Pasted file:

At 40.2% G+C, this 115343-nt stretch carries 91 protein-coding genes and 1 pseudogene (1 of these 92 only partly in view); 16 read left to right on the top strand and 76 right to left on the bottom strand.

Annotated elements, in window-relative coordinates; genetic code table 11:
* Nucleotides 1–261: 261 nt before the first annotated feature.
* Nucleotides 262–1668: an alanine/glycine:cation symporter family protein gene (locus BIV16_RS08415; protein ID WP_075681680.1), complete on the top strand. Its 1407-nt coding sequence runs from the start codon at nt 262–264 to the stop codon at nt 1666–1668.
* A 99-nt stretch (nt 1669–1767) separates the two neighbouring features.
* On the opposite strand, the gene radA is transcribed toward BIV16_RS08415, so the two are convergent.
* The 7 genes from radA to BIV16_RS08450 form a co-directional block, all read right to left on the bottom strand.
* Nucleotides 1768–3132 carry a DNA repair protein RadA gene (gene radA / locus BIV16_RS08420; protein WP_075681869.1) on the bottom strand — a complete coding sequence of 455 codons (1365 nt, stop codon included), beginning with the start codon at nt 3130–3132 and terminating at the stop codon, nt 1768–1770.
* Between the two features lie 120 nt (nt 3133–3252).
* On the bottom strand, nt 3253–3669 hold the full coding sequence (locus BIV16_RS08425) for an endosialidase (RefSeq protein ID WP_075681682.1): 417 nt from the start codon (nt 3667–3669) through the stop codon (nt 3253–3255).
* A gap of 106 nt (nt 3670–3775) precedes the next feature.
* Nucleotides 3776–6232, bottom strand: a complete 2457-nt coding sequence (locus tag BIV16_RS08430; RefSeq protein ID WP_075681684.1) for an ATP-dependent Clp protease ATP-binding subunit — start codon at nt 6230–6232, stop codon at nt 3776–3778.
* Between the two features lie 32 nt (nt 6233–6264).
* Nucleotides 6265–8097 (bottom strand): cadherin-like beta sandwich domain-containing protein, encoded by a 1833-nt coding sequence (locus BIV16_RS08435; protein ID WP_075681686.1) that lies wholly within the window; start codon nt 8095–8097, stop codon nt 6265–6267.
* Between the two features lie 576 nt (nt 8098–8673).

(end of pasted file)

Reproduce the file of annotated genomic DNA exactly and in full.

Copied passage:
At 40.2% G+C, this 115343-nt stretch carries 91 protein-coding genes and 1 pseudogene (1 of these 92 only partly in view); 16 read left to right on the top strand and 76 right to left on the bottom strand.

Annotated elements, in window-relative coordinates; genetic code table 11:
* Nucleotides 1–261: 261 nt before the first annotated feature.
* Nucleotides 262–1668: an alanine/glycine:cation symporter family protein gene (locus BIV16_RS08415; protein ID WP_075681680.1), complete on the top strand. Its 1407-nt coding sequence runs from the start codon at nt 262–264 to the stop codon at nt 1666–1668.
* A 99-nt stretch (nt 1669–1767) separates the two neighbouring features.
* On the opposite strand, the gene radA is transcribed toward BIV16_RS08415, so the two are convergent.
* The 7 genes from radA to BIV16_RS08450 form a co-directional block, all read right to left on the bottom strand.
* Nucleotides 1768–3132 carry a DNA repair protein RadA gene (gene radA / locus BIV16_RS08420; protein WP_075681869.1) on the bottom strand — a complete coding sequence of 455 codons (1365 nt, stop codon included), beginning with the start codon at nt 3130–3132 and terminating at the stop codon, nt 1768–1770.
* Between the two features lie 120 nt (nt 3133–3252).
* On the bottom strand, nt 3253–3669 hold the full coding sequence (locus BIV16_RS08425) for an endosialidase (RefSeq protein ID WP_075681682.1): 417 nt from the start codon (nt 3667–3669) through the stop codon (nt 3253–3255).
* A gap of 106 nt (nt 3670–3775) precedes the next feature.
* Nucleotides 3776–6232, bottom strand: a complete 2457-nt coding sequence (locus tag BIV16_RS08430; RefSeq protein ID WP_075681684.1) for an ATP-dependent Clp protease ATP-binding subunit — start codon at nt 6230–6232, stop codon at nt 3776–3778.
* Between the two features lie 32 nt (nt 6233–6264).
* Nucleotides 6265–8097 (bottom strand): cadherin-like beta sandwich domain-containing protein, encoded by a 1833-nt coding sequence (locus BIV16_RS08435; protein ID WP_075681686.1) that lies wholly within the window; start codon nt 8095–8097, stop codon nt 6265–6267.
* Between the two features lie 576 nt (nt 8098–8673).